• ISAT 252 Spring 2020 Plan for the Rest of the Semester

    Given that we'll all need to complete the rest of the semester remotely, here's some of the basic guidelines I'd like us all to follow.

  • How To Start A New Project

    The requirements and steps for creating a new programming project.

  • Side Effects

    Introduction to the concept of "side effects" in computer programming. Example code in a variety of languages is provided to demonstrate the main types and their impacts on TDD and testability in general.

  • The “Offline First” Approach to Cross-Platform App Development

    Modern app development is dominated by the assumption that our apps enjoy a stable, continuous, strong, and ubiquitous connection to the internet. Sadly, we know from our daily lived experience that this is NOT the case. We’re not always near a Wi-Fi hot spot, and even a physical, wired connection to our cable modem doesn’t guarantee 100% uptime. “Offline First” (http://offlinefirst.org) is a relatively new approach to the analysis, design, and implementation of apps. It begins with the assumption that internet connectivity is, at best, flaky and unreliable, and then proceeds to develop user experiences (UX) that are robust–allowing people to use your apps effectively regardless of whether or not they currently happen to have a solid connection to the network. While the tech demos in this talk will feature PWA’s (progressive web apps) built with VueJS, this philosophy can be applied to app development in any scenario: web or native, mobile or desktop. Anyone who is involved in the analysis, design, or implementation of any kind of modern app will benefit from the principles to be explored in this talk. It really boils down to the question: How can we build apps that allow our users to have fantastic, productive experiences, even if they may lose internet connectivity from time to time?

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  • Demystifying Blockchain: Business Applications with Hyperledger Fabric

    While the permissionless blockchain technologies that support software like Bitcoin and Ethereum dominate headlines, there are still very significant unsolved technological challenges that prevent these platforms from becoming truly mainstream. Meanwhile, big companies like IBM, Intel, Cisco, and American Express are putting their energy behind a less ambitious, less risky, but no less impactful form of blockchain platform--the permissioned blockchain. The dominant player in the permissioned blockchain space is Hyperledger (www.hyperledger.org), a massive, open-source family of blockchain frameworks being managed by the Linux Foundation. In this session, we will briefly cover the key differences between permissioned and permissionless blockchains, and demonstrate why wise developers looking to break into the blockchain space should invest their time and energy learning to develop solutions with Hyperledger. We'll dive right into a demonstration of what blockchain development looks like with Hyperledger Fabric, one of the five frameworks currently being incubated by the Hyperledger project.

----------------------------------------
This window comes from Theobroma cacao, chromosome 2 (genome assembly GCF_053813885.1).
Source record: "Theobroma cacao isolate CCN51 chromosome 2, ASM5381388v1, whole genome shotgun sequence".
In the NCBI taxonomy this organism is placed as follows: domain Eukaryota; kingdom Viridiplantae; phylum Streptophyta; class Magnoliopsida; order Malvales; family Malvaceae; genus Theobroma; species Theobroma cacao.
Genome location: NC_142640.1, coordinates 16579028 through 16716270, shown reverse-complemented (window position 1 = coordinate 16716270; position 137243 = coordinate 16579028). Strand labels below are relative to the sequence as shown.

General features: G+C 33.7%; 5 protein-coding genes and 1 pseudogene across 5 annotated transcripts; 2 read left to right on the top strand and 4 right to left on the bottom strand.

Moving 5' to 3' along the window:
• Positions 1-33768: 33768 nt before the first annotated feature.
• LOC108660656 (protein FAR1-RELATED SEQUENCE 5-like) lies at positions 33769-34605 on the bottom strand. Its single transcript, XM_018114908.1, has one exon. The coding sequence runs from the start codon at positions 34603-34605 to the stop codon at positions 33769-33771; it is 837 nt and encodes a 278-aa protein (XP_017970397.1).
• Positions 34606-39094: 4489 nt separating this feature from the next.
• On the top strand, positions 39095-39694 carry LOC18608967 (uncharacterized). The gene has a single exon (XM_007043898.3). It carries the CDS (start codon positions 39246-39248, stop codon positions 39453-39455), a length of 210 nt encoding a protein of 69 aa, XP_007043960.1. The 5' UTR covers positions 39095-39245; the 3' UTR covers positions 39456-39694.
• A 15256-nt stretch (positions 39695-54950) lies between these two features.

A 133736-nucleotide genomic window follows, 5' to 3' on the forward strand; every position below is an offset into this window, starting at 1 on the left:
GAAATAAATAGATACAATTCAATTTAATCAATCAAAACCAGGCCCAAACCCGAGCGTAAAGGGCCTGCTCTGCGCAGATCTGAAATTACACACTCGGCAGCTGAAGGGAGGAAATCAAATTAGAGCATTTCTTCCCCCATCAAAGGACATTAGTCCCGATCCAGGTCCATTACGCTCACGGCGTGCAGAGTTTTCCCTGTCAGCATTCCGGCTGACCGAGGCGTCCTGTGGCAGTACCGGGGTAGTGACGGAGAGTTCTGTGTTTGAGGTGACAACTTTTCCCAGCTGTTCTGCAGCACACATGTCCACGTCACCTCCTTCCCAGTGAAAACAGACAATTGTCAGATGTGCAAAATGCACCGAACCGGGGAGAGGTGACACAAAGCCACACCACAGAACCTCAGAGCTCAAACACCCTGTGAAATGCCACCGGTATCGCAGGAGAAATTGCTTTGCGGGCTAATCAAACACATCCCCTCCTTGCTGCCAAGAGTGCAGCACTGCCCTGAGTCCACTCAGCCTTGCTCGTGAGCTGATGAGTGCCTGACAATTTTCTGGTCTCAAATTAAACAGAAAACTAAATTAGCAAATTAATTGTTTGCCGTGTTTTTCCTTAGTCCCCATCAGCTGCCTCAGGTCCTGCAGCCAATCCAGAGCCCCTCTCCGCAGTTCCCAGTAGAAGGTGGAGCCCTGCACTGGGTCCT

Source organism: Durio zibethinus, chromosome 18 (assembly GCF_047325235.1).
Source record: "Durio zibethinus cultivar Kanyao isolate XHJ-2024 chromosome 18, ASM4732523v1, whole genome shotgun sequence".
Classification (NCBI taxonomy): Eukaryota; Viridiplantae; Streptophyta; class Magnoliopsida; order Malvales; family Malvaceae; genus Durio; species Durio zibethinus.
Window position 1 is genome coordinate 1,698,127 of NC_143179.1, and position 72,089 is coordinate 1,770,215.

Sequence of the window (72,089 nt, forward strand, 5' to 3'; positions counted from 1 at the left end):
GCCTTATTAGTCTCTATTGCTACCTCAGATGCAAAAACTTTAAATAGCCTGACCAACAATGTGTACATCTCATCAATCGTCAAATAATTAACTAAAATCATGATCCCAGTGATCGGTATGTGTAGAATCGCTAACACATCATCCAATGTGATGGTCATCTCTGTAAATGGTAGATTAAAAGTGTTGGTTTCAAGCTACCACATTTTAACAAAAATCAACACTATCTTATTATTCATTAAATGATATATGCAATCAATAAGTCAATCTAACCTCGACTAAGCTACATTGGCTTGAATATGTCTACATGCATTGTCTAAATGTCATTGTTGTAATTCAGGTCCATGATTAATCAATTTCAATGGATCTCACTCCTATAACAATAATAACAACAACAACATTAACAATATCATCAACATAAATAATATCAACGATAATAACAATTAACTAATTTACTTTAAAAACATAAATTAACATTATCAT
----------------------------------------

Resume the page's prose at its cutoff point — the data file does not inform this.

• Custom Courseware

    These slides describe why I don't use commercial learning management systems, and the goals of the custom tools that I build myself.

  • BSISAT Assessment & ABET

    These slides were created for the 3/28/18 BSISAT Faculty meeting and designed to help solicit the help of the entire faculty on the creation and collection of a comprehensive data gathering system.

  • Bitcoin, Cryptocurrency, Blockchain: What is it? Why Should I Care?

    This is a short, high-level introduction to the major terms and concepts related to blockchain technology that focuses on the kinds of problems it may be able to solve.

  • Public Key Cryptography

    Introduction to the basic concepts associated with public key cryptography. This presentation is targeted at people who may have no background in math or computing, but are able to follow a mathematical argument.

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  • APC Calendar Study Feedback

  • The ISAT 252 Spring Break Challenge

    This is a programming challenge problem for students in my intro programming class.

  • Test-Driven Development

    Introduction to the test-driven development (TDD) in computer programming. Example code in a variety of languages is provided to demonstrate TDD.

  • Dependency Management

    Introduction to the concept of dependency management in computer programming. Example code in a variety of languages is provided to demonstrate dependency management in a variety of programming languages.

  • Flow Control

    Introduction to the concept of flow control in computer programming. Example code in a variety of languages is provided to demonstrate the major types of flow control: if/then statements, switch, for loops, foreach loops, and while loops.

  • JMU Academic Calendar Planning

    This is a report to the JMU Faculty Senate on the current status of efforts to update the JMU Academic Calendar.

  • Operators

    Introduction to the concept of operators in computer programming. Example code in a variety of languages is provided to demonstrate the major operator categories: arithmetic, comparison, logical, and assignment.

  • Symbols & Data Types

    Introduction to the concept of symbols in modern programming languages, more commonly referred to as variables and constants. There is also an introduction to the concept of data types. Both concepts will be illustrated with code samples in various languages.

  • Collections

    A brief introduction to the concept of "collections" in computer programming. Covers basic terminology and contains example code for common properties and operations in several different languages.

  • Decisions